If someone should choose, or decide they absolutely had to have an engine on their bike and it had to be a 4-Stroke, I highly and absolutely recommend a 3 Horse Briggs or Tecumseh engine. They are cheap to come by; I got mine at a thrift shop for $5 each (they were on a couple of donated lawn edgers). There are a billion You Tube videos showing how to work on or build them (donyboy73/honeybunchickens). The parts are cheap and available (E-Bay), specialized tools (not many) are inexpensive and they are actually very easy to work on. Other options for 4-Stroke engines are gas powered pressure washers. The pumps on these things go out way before an engine does and people are looking to just get rid of them. This is a good way to get a Honda engine with OHV's.

And as I stated in an earlier post; Absolutely. When that engine is no longer of any use, away it goes. I don't need or want the extra useless weight. I might consider tossing it in the trailer for trading stock, but I wouldn't hang on to it for long.
 

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Bicycle riding is GREAT for fun, for fitness, and possibly as a viable Bug Out Vehicle strategy … for some. However, if you have visions of using your mountain bike as a genuine ALL TERRAIN vehicle, and taking it anywhere and everywhere, in SHTF and or TEOTWAWKI scenarios, you had better be EXCEPTIONALLY fit, and have had lots of experience.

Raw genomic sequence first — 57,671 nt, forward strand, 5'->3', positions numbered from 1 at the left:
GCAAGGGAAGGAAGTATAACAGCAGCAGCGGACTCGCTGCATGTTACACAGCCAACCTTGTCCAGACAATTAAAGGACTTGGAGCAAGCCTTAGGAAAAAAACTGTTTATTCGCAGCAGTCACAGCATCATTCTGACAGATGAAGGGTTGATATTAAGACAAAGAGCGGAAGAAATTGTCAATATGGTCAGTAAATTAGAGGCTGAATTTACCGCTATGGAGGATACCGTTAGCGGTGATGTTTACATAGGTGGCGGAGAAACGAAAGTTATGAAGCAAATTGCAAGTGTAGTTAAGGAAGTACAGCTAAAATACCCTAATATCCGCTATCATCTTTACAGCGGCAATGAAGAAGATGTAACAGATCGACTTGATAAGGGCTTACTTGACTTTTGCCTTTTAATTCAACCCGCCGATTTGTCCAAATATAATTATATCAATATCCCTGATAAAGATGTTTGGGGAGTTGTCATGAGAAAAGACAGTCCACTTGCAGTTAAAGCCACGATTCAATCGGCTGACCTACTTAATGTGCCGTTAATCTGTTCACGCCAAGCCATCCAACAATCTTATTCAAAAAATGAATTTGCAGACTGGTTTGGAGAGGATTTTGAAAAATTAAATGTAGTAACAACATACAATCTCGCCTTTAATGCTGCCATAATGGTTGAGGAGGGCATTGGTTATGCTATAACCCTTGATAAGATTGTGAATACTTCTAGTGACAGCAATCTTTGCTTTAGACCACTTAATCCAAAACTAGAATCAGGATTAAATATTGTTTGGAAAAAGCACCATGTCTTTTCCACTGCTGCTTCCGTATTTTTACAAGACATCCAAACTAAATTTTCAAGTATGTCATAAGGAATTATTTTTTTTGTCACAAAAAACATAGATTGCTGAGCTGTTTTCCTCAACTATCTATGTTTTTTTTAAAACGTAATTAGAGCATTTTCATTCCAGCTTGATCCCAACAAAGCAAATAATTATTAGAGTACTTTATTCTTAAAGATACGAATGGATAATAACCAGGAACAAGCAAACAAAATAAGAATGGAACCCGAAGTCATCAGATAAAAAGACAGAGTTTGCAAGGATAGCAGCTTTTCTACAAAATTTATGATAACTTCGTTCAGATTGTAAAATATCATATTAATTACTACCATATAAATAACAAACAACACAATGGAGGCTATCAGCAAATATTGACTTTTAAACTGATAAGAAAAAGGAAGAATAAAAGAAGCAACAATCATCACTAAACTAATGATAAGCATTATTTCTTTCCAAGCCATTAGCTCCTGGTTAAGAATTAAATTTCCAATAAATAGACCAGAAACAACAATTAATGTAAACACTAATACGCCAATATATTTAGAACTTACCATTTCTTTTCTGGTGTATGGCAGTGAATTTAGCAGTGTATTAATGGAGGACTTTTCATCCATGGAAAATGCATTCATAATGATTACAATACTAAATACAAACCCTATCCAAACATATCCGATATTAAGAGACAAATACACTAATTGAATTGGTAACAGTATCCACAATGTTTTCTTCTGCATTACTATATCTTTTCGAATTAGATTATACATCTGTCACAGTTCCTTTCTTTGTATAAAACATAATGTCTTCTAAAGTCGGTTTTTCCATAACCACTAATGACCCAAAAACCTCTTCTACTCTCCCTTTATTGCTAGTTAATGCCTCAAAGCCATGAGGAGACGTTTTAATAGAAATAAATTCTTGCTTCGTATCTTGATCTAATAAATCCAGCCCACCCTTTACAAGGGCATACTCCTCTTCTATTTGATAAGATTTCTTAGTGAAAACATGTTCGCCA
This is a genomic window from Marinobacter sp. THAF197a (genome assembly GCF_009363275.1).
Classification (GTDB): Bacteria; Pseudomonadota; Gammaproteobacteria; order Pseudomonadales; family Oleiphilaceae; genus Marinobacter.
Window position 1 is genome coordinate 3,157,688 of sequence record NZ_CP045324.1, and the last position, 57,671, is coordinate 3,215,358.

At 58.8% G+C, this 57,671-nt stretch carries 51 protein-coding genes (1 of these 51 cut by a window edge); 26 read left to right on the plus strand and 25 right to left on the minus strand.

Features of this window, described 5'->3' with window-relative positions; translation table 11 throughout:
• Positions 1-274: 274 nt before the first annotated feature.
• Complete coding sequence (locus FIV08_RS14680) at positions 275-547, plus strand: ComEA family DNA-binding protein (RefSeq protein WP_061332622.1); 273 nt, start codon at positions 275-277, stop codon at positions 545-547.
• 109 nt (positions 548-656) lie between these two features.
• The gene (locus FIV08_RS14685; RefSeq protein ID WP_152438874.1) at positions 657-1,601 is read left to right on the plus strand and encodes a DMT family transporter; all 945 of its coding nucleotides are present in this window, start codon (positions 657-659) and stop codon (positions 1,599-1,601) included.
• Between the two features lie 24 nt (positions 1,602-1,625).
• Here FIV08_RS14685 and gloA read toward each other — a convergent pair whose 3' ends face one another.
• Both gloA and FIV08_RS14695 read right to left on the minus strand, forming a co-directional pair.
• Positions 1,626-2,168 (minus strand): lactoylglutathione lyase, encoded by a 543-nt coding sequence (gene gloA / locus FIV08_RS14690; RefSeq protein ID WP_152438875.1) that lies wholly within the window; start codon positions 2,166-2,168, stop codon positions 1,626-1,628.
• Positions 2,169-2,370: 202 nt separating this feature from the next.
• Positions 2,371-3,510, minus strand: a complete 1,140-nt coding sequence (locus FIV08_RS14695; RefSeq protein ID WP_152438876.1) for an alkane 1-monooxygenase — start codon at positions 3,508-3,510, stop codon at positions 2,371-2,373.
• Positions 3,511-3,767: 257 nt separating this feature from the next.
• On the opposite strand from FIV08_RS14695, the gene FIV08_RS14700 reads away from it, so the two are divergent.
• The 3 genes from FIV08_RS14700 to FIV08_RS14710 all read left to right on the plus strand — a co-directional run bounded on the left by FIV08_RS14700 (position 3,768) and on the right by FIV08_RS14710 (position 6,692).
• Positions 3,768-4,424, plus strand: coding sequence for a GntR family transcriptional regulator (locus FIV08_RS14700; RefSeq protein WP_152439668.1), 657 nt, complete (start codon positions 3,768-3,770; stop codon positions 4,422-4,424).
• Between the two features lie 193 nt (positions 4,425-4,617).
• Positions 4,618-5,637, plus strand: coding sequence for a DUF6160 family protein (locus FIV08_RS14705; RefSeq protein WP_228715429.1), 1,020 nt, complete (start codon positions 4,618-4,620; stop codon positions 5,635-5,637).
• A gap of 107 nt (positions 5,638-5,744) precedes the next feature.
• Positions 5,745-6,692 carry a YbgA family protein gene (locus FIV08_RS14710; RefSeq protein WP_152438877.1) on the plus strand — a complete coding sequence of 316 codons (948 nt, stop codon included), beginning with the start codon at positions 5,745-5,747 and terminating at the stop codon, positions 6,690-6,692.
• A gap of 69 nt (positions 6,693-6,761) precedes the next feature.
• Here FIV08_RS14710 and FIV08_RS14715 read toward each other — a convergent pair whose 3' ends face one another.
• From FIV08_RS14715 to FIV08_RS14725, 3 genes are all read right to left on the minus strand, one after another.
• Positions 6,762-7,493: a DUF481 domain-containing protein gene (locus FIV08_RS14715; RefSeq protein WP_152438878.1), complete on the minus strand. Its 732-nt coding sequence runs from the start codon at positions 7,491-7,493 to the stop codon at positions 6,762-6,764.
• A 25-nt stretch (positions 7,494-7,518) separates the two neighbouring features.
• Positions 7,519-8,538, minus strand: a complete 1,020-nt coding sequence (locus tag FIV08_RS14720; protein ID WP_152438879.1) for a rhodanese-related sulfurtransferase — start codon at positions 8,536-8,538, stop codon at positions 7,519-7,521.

YES,
a very good rider on a mountain bike or a down hill bike can do some amazing things in rough terrain, and make it look easy. But a not so good rider, or one who is out of shape and/or out of practice, can just as easily kill or seriously injure himself pretty quick.

I got my first mountain bike, a Specialised Stump Jumper, wayyyyy back in 1980, while I was living in Jasper National Park. I got into some fairly serious riding there … back then, back there, you had not really qualified as a TRUE mountain bike rider until you came around a corner on a mountain trail and surprised a Grizzly.
BTDT more than once.

Back then, all my riding buddies were younger and fitter and better riders than I was, but I tried to keep up … and paid the price for riding too fast, and above my level of ability. I have had more than my share of scrapes and bruises [and a broken hand that still bothers me when the weather changes ] from riding too fast, hitting some unexpected hole or bump, and doing a face plant on the dirt, gravel or asphalt. Once again, if you are young, and fit, and skilled, then a mountain bike can be a viable part of your bug out strategy. But if you ain't all of the above, then you might do yourself more harm than good if you tried to pedal your way out of the apocalypse.

I have had a mountain bike [ actually about a dozen different mountain bikes ] ever since those days in beautiful Jasper, wayyyy back in the 80s. These days, as a "Retired Gentleman of Leisure", I live on a small Gulf Island in the Pacific North West, I bike almost every day, and I love it. My regular route takes me from an isolated acreage, through some serious single track [ usually muddy, with Blackberry bushes and THORNS just waiting to snag you and drag you into their clutches, and with roots and rocks waiting to throw you off.] If fresh and just starting out my ride, I some times run this gauntlet riding on the bike. But if tired, and/or coming back, I usually push the bike along the trail. I have enough scratches and bruises as it is without adding more. Once I hit the gravel and pavement, the riding gets better, and circumnavigating my little island is a joy ... and good exercise too. But even the good roads have their hazards.